— Atlantic Monthly, Vol. 10, No. 61, November, 1862 • Various

... six months of every year to riot in, comes back and throngs the place with motley company,—dominoes, harlequins, pantaloni, illustrissimi and illustrissime, and perhaps even the Doge himself, who has the right of incognito when he wears a little mask of wax at his button-hole. Or may be the grander day revisits Venice when Doria has sent word from his fleet of Genoese at Chioggia that he will listen to the Senate when he has bridled the horses of Saint Mark,—and ...
— Venetian Life • W. D. Howells

... sustained a palm in a gilt basket tied with a pink bow. But for this ornament, and a copy of "The Hound of the Baskervilles" which lay beside it, the room showed no traces of human use, and Mrs. Spragg herself wore as complete an air of detachment as if she had been a wax figure in a show-window. Her attire was fashionable enough to justify such a post, and her pale soft-cheeked face, with puffy eye-lids and drooping mouth, suggested a partially-melted wax figure which had ...
— The Custom of the Country • Edith Wharton

... Cleveland, who has likewise near ten thousand pounds a year out of the new farm of the country excise of Beer and Ale, five thousand pounds a year out of the Post Office, and, they say, the reversion of all the King's leases, the reversion of places all in the Custom House, the green wax, and indeed, what not? All promotions, spiritual and temporal, pass under her cognizance. Buckingham runs out of all with the Lady Shrewsbury, by whom he believes he had a son, to whom the King stood godfather; it dyed, young Earl of Coventry, and was buryed in the sepulchre of his fathers. The ...
— Andrew Marvell • Augustine Birrell

... was opened with the same caution, but it proved as innocent of dangers as the envelope. It contained only a half-liter bottle, wax-sealed, containing a dark ...
— Hunter Patrol • Henry Beam Piper and John J. McGuire

... garden watching the sun rise. To my right were four dead men neatly laid out in a row under a tree. Their faces had not been covered but their eyes were closed, their cheeks, hands, and feet like wax. In front of them the young man who had sat on the stove in the kitchen all night and watched us at work was mowing the tall grass with a scythe. He was going to dig graves. He wore a white shirt and white trousers and had long ...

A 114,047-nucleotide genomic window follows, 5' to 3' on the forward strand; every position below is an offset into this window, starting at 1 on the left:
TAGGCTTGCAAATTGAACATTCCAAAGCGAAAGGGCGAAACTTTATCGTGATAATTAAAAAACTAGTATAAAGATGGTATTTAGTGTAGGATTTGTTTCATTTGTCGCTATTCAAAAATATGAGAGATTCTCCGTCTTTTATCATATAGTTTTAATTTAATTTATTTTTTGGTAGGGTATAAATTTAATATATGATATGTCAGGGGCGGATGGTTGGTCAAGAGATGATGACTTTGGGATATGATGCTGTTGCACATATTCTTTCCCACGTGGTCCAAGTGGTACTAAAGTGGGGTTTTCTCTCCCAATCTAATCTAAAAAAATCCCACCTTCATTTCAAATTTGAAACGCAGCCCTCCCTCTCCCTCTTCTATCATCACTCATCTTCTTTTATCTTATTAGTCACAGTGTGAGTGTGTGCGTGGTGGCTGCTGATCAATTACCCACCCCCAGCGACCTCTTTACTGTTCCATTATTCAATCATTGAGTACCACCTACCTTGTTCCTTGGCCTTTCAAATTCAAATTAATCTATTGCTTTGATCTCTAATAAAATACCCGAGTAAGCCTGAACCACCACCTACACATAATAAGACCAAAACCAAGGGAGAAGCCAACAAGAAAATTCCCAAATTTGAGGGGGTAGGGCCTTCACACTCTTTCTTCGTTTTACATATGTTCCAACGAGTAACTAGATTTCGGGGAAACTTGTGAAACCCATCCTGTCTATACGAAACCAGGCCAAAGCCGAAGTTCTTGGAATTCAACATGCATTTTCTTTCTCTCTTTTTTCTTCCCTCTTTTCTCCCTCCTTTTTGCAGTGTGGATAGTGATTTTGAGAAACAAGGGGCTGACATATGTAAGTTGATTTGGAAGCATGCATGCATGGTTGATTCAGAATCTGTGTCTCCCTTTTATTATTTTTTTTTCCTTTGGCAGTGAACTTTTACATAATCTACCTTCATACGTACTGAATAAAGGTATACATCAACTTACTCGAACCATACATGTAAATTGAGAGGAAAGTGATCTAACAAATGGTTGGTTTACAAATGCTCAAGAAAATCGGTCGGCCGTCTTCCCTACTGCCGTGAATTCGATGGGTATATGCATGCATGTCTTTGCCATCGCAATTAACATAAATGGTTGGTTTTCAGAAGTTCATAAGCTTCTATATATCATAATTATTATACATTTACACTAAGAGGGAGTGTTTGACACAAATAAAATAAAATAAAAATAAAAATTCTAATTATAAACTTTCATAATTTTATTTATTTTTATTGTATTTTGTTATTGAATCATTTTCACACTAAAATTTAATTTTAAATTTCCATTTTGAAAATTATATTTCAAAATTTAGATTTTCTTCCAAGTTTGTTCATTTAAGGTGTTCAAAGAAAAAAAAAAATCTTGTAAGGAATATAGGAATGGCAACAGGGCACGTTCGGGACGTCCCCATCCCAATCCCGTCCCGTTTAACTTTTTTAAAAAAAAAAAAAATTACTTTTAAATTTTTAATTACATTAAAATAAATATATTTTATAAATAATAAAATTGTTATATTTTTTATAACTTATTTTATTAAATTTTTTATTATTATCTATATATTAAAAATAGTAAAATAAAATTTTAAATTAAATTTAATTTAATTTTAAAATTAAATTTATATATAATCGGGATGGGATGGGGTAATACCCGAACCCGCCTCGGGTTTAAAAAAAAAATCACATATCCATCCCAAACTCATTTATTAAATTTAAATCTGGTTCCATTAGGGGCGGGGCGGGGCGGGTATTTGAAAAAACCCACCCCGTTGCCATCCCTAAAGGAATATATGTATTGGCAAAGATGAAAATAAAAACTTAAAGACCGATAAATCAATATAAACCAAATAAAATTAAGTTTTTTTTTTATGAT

— The Dark Forest • Hugh Walpole

... disturb them in their innocent enjoyment of doing nothing. One of our officers who knows this town and its inhabitants, says if you curse a man he will only laugh in your face, but when you begin cursing to all eternity his brothers and sisters, father and mother, he begins to wax wroth, and by the time you reach the tenth to the fourteenth generation he dances about with ...
— The Incomparable 29th and the "River Clyde" • George Davidson

... centre of the room a bier was dressed, and on either side of it stood lighted tapers of brownish wax, in tall black and gold candlesticks. At the foot, some distance apart, two low-seated rush-bottomed high-backed prie-dieu had been placed. Upon the one on the left a little nun knelt, her loose black habit concealing ...
— The Far Horizon • Lucas Malet

... size sufficient for a ten-pound fish; three darning needles and a few common sewing needles; a dozen buttons; sewing silk; thread and a small ball of strong yarn for darning socks; sticking salve; a bit of shoemaker's wax; beeswax; sinkers and a very fine file for sharpening hooks. The ditty-bag weighs, with contents, 2 1/2 ounces; and it goes in a small buckskin bullet pouch, which I wear almost as constantly as my hat. The pouch has a sheath strongly sewed on the back side of it, where the ...
— Woodcraft • George W. Sears